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On Buddha and burglary


"'To give is nonattachment,' that is, just not to attach to anything is to give."—Shunryu Suzuki

Nowhere, it seems, is the difference between Western materialism and the Buddhist principle of nonattachment more pronounced than during the Christmas shopping season.

Buddhist writings contain many illustrations of the principle of nonattachment, which is related to the idea of samsara, or suffering. In Buddhism, there is the belief that our desires are at the root of all our suffering. The only way to free ourselves from this samsara is to stop being led around by our desires. If we can pull back from our desires and recognize them simply for what they are, we can reduce the suffering that comes from not always having those desires met.

Think about it. Have you ever lost something (or someone) you thought was very important and noticed that underneath the feelings of loss you were somehow relieved?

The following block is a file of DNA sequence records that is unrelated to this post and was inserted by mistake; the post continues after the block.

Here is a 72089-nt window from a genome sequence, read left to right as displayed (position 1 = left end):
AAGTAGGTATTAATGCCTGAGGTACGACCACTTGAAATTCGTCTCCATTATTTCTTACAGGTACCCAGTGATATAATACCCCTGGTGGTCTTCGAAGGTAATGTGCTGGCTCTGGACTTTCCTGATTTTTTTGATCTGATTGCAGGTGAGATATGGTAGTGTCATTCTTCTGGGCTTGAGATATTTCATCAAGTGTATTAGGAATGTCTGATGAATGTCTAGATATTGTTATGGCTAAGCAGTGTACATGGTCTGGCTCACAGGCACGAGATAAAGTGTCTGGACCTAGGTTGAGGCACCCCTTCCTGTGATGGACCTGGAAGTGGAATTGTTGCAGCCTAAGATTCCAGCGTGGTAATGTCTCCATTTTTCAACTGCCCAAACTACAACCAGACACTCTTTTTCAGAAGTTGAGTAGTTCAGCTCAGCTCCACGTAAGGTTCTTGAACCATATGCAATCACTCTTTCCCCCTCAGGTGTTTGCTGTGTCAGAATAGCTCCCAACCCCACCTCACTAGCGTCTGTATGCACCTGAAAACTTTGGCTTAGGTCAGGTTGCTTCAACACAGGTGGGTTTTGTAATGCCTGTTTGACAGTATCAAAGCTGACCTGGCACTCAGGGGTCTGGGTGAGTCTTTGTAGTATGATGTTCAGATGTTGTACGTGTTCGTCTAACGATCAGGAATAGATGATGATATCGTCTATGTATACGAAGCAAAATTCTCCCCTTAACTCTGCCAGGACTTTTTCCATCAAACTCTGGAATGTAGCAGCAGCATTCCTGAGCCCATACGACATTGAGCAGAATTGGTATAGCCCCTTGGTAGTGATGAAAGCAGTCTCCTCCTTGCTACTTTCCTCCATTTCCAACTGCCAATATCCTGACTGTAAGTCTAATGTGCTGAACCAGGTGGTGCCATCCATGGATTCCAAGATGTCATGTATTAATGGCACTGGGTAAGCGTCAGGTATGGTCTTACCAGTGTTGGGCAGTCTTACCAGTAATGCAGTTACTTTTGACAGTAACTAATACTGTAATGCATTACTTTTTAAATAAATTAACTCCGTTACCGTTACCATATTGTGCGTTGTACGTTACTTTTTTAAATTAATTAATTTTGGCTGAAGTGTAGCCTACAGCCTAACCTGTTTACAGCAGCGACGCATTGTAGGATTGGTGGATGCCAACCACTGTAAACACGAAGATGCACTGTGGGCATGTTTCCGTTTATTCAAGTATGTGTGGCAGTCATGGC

"Imagine that you come home one day after work to find your door smashed open, hanging on its hinges," Sogyal Rinpoche writes in The Tibetan Book of Living and Dying. "You have been robbed. You go inside and find that everything you own has vanished. For a moment you are paralyzed with shock, and in despair you frantically go through the mental process of trying to recreate what is gone. It hits you: You've lost everything. Your restless, agitated mind is then stunned, and thoughts subside. And there's a sudden, deep stillness, almost an experience of bliss. No more struggle, no more effort, because both are hopeless. Now you just have to give up; you have no choice."

Such an event, he suggests, presents an opportunity to escape from suffering. All you have to do is recognize it. Congratulations. You've suddenly got nothing to lose. What a relief!

If nothing else, it's the kind of philosophy that tempts you to shorten your Christmas list.

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